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This course examines the dark realities behind your favorite children’s stories

A lecturer in English literature gets her students to examine children’s books through the lens of race, class and sexuality.

Some fairy tales aren’t so innocent. danez/iStock / via Getty Images

Uncommon Courses is an occasional series from The Conversation U.S. highlighting unconventional approaches to teaching.

Title of course:

“Children’s Literature”

What prompted the idea for the course?

The idea came from a book I bought at a used book sale.

It was Roald Dahl’s “Charlie and the Chocolate Factory,” but it wasn’t the version I expected.

While reading the book to my children in 2017, I discovered that in the copy of the book I had bought, Willy Wonka describes the Oompa-Loompa characters – the subservient chocolate makers in his factory – in a way that resembled the Black slave experience in the United States. Specifically, Willy Wonka says he smuggled them to his factory in crates.

“Imported direct from Africa!” Wonka says in this version of the book. “I discovered them myself. I brought them over from Africa myself – the whole tribe of them, three thousand in all. I found them in the very deepest and darkest part of the African jungle where no white man had ever been before.”

This version, which was published in 1964, did not include the changes that Dahl had made in the late 1970s at the urging of the NAACP. Dahl subsequently made the Oompa-Loompa characters’ skin “rosy-white” and their place of origin “Loompaland.”

As a parent, I was so struck by my experience reading the book to my children that, the following year in 2018, I chose to create a course that shows how children’s literature has changed over time.

What does the course explore?

We examine books from different periods in time. The texts range from the bawdy Latin plays written for medieval schoolboys to contemporary works like Jacqueline Woodson’s “Brown Girl Dreaming,” an autobiography written as a series of poems for young readers.

The course also explores how cultural biases shape people’s assumptions about what books are appropriate for children. We examine the ways race, gender, sexuality, class, ethnicity and age show up in children’s stories. We also explore shifts in capitalism, parenting, sexuality and mental illness that are reflected in texts such as “The Little Prince” and “Peter Pan.”

I ask students to define childhood, what it looks like and what its purpose is. Students’ answers tend to reflect current cultural norms, describing childhood as a time of innocence in which we learn, play and make mistakes, under the protective gaze of caring adults. But as we read the course texts, it becomes clear just how varied childhood is and has been. Time has changed what people expect childhood to look like. For instance, a 17th-century version of “Sleeping Beauty” has a king impregnating a sleeping young lady. In a 19th-century version, however, there’s no king but a prince, and no sex but a kiss.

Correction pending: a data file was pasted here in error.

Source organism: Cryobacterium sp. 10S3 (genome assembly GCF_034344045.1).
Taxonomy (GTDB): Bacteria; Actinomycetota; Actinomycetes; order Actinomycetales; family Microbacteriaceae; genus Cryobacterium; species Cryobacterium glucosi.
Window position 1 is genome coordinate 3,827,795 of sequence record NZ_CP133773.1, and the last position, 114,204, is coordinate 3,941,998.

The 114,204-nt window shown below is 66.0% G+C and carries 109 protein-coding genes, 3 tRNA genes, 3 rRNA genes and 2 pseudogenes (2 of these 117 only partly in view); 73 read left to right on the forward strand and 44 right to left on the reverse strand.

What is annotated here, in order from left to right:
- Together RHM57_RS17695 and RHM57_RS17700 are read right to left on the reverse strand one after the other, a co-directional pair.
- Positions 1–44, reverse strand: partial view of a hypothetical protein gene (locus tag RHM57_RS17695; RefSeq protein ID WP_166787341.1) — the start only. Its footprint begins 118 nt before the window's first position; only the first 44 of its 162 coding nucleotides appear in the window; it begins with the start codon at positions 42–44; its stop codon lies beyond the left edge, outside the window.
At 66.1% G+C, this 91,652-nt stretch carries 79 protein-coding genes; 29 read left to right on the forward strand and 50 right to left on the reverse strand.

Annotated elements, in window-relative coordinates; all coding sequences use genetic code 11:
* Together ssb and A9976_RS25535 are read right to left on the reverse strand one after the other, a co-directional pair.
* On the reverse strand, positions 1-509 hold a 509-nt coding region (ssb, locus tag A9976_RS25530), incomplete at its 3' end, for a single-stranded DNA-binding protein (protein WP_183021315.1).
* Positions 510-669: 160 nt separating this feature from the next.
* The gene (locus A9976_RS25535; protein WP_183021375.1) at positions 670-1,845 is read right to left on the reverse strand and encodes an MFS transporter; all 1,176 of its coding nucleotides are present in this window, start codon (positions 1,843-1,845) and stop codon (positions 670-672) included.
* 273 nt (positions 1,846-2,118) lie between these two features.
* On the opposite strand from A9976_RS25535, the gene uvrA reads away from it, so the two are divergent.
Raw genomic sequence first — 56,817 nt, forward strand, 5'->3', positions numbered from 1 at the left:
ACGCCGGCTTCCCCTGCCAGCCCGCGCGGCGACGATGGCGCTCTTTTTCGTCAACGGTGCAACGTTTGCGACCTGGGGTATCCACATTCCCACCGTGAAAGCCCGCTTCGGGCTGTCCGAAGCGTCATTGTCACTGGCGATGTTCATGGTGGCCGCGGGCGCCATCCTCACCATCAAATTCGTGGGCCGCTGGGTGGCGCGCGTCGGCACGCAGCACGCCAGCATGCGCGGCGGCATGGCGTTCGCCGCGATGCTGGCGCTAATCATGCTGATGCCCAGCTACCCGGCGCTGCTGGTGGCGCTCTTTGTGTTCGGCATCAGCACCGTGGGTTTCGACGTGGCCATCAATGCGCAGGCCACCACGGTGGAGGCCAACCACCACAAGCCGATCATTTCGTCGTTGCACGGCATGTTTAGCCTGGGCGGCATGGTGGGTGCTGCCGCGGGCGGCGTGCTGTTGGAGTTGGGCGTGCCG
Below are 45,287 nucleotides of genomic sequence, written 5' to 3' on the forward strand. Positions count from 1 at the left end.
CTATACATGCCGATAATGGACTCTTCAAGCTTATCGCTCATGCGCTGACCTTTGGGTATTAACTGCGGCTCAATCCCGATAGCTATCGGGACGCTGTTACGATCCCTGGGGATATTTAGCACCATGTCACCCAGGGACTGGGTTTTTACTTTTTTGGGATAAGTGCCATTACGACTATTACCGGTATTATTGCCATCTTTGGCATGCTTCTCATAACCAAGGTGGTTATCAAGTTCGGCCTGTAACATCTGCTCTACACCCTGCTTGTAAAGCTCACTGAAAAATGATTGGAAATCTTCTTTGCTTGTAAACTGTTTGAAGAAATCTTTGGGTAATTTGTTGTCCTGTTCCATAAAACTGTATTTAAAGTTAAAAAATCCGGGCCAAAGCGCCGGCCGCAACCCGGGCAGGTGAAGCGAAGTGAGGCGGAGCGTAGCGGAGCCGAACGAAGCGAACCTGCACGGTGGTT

Why is this course relevant now?

The American Library Association reports that in 2022 there were more attempts to ban books than in any previous year on record. In the course we discuss the history of censorship. Philosophers and writers such as Jean-Jacques Rousseau and Sarah Trimmer argued that fairy tales would morally corrupt children by distorting their grasp on reality. However, once realism in literature became popular in the 19th century, censors tried to protect children from the harsh reality of societal ills.

What’s a critical lesson from the course?

Near the beginning of the course we examine the fairy tales that permeate modern culture. We read multiple versions of tales like “Little Red Riding Hood” and “Cinderella” to see how these stories were rewritten over time.

Students are often surprised by the overt sexuality and violence in these early versions of tales for children. They learn that the appropriateness of a book is debatable, not fixed.

What materials does the course feature?

• Lewis Carroll’s “Alice’s Adventures in Wonderland” – one of the earliest novels written expressly for children.

• Pamela Brown’s “The Swish of the Curtain” follows a group of kids who realize their dream of performing on stage.

• Christopher Paul Curtis’ “The Watsons Go to Birmingham, 1963,” a novel with a young Black narrator who is a keen observer of his family’s struggles and joys.

What will the course prepare students to do?

My hope is that students will begin to look at children’s books in a more critical way. Many people never pick up a children’s book once they become adults, or, if they do, they are reading it to a child or for nostalgic reasons. My course is meant to get students to look at children’s books not just as sources of entertainment or enjoyment, but to better understand how those books are shaped by – and help shape – the cultural norms of the society in which we live.

Meisha Lohmann does not work for, consult, own shares in or receive funding from any company or organization that would benefit from this article, and has disclosed no relevant affiliations beyond their academic appointment.



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